It’s difficult to gauge completely just how pivotal the past several years have been for the guitar gear community, but it’s certain that a lot of rules and notions have changed during that time. When I first started playing, foreign-made guitars were not nearly as consistent in quality as they are now. While it was easy to find playable models, not every piece was as masterfully constructed as a late-seventies Tokai. Korean-made guitars, long the fodder for disdain among discriminating players, have proven themselves to have attained great playability and tone, as well as quality control. Some players even agree that their consistency rivals American quality standards—even though a lot of the brands being held up as examples are offshore brethren owned by those very stateside companies. So, with skyrocketing demand for less expensive instruments with high attention to detail, it was only a matter of time before some got into the game of crafting higher quality guitars overseas than we had come to expect. Of course, credit must go to Tradition Guitars and other companies like it for designing good instruments and working closely with their overseas manufacturers to ensure adherence to specs and quality workmanship, rather than simply buying guitars that are offered by the factory.
This preface is simply my way of pointing out that while I’ve played some great mass-produced guitars from overseas, I wasn’t expecting too much more than what I was already used to. I guess that you could say that while I had an optimistic outlook for the Tradition, the stigma of a Korean-made guitar with a price tag of over 1K really had me questioning its potential. Being up front and honest about my expectations, I’m hoping, will illustrate just how taken I was with the S2000 Deluxe. Feature-wise, the guitar is no slouch. A solid mahogany slab joined with a 5/8" thick maple top makes up the body, which is adorned with 5-ply binding along the edges, all the way around the fretboard and headstock. The neck consists of three pieces of mahogany set into the body, with the headstock topped off with gold Grover Roto-Grip locking tuners. The off-white metallic pearl paint job is vibrant, yet professional looking, staying away from that awful sheetrock shade of white that makes so many foreign guitars look cheesy and cheap.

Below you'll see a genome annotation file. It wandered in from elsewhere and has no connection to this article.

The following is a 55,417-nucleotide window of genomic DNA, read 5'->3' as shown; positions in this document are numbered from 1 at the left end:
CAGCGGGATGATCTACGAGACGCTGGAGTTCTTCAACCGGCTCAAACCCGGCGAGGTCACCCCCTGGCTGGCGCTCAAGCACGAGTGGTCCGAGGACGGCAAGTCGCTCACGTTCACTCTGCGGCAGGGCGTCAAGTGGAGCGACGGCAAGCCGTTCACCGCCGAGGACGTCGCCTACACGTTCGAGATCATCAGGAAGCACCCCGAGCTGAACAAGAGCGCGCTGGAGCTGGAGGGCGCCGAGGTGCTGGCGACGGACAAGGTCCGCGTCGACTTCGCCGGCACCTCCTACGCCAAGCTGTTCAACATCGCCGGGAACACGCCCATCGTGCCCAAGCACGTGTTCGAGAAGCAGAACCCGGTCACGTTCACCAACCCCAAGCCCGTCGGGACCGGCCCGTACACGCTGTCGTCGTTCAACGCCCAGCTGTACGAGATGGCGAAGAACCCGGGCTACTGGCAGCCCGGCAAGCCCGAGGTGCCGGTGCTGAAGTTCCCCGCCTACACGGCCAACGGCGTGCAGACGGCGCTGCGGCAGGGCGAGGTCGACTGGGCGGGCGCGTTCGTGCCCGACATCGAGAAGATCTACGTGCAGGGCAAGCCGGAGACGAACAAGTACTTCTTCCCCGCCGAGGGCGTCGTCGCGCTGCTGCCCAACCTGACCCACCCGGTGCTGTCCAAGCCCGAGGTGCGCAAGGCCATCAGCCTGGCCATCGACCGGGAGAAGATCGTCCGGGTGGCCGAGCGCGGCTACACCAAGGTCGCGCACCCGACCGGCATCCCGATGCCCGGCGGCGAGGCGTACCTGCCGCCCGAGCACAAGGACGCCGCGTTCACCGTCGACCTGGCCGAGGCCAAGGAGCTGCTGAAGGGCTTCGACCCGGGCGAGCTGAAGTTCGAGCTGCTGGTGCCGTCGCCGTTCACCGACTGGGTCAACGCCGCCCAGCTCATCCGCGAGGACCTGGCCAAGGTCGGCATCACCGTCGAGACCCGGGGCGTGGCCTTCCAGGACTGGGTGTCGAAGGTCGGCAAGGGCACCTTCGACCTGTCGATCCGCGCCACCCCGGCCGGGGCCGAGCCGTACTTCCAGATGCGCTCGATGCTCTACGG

Ready to Go
Tradition’s own PAF humbuckers are set in place snugly, ready to pick up the string vibrations suspended by the Tone Pros locking bridge and tail piece, both of which are finished in a highly reflective gold sheen. The guitar also uses Luxe Bumblebee capacitors, which are supplied to the factory by Tradition. Obviously, the instrument is very much influenced by the Gibson Les Paul Custom, with some slight visual changes here and there. Those players looking for a lighter Les Paul-type instrument might want to consider other options, as the S2000 Deluxe is a rather weighty piece, almost as much as my own 1978 Gibson Les Paul Custom. I myself prefer a heavier guitar, so I felt perfectly comfortable slinging the Tradition over my shoulder.